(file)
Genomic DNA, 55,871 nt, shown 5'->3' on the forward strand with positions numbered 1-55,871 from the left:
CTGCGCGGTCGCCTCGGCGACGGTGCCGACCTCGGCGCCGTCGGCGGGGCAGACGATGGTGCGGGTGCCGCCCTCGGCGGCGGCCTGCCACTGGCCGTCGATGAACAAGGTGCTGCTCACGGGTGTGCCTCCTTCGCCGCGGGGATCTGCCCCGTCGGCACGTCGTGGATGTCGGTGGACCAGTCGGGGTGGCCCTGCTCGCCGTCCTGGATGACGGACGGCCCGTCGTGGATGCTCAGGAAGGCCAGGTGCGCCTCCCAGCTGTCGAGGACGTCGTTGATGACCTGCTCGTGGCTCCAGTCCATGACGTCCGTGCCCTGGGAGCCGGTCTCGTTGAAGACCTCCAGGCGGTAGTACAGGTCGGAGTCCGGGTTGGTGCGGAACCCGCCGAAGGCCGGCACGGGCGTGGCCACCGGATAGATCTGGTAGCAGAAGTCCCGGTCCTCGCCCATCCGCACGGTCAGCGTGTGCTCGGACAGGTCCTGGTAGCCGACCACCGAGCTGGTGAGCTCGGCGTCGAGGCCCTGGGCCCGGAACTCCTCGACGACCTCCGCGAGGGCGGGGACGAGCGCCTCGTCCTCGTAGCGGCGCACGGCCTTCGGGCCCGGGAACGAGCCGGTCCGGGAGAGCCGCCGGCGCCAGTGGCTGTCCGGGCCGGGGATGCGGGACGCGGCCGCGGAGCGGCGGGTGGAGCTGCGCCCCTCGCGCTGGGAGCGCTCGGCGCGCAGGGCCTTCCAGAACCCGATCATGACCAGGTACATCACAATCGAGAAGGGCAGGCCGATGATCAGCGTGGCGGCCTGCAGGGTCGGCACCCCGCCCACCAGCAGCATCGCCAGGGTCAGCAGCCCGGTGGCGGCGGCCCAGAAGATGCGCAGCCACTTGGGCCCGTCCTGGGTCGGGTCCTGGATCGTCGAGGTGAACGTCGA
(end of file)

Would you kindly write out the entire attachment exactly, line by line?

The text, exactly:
Genomic DNA, 55,871 nt, shown 5'->3' on the forward strand with positions numbered 1-55,871 from the left:
CTGCGCGGTCGCCTCGGCGACGGTGCCGACCTCGGCGCCGTCGGCGGGGCAGACGATGGTGCGGGTGCCGCCCTCGGCGGCGGCCTGCCACTGGCCGTCGATGAACAAGGTGCTGCTCACGGGTGTGCCTCCTTCGCCGCGGGGATCTGCCCCGTCGGCACGTCGTGGATGTCGGTGGACCAGTCGGGGTGGCCCTGCTCGCCGTCCTGGATGACGGACGGCCCGTCGTGGATGCTCAGGAAGGCCAGGTGCGCCTCCCAGCTGTCGAGGACGTCGTTGATGACCTGCTCGTGGCTCCAGTCCATGACGTCCGTGCCCTGGGAGCCGGTCTCGTTGAAGACCTCCAGGCGGTAGTACAGGTCGGAGTCCGGGTTGGTGCGGAACCCGCCGAAGGCCGGCACGGGCGTGGCCACCGGATAGATCTGGTAGCAGAAGTCCCGGTCCTCGCCCATCCGCACGGTCAGCGTGTGCTCGGACAGGTCCTGGTAGCCGACCACCGAGCTGGTGAGCTCGGCGTCGAGGCCCTGGGCCCGGAACTCCTCGACGACCTCCGCGAGGGCGGGGACGAGCGCCTCGTCCTCGTAGCGGCGCACGGCCTTCGGGCCCGGGAACGAGCCGGTCCGGGAGAGCCGCCGGCGCCAGTGGCTGTCCGGGCCGGGGATGCGGGACGCGGCCGCGGAGCGGCGGGTGGAGCTGCGCCCCTCGCGCTGGGAGCGCTCGGCGCGCAGGGCCTTCCAGAACCCGATCATGACCAGGTACATCACAATCGAGAAGGGCAGGCCGATGATCAGCGTGGCGGCCTGCAGGGTCGGCACCCCGCCCACCAGCAGCATCGCCAGGGTCAGCAGCCCGGTGGCGGCGGCCCAGAAGATGCGCAGCCACTTGGGCCCGTCCTGGGTCGGGTCCTGGATCGTCGAGGTGAACGTCGA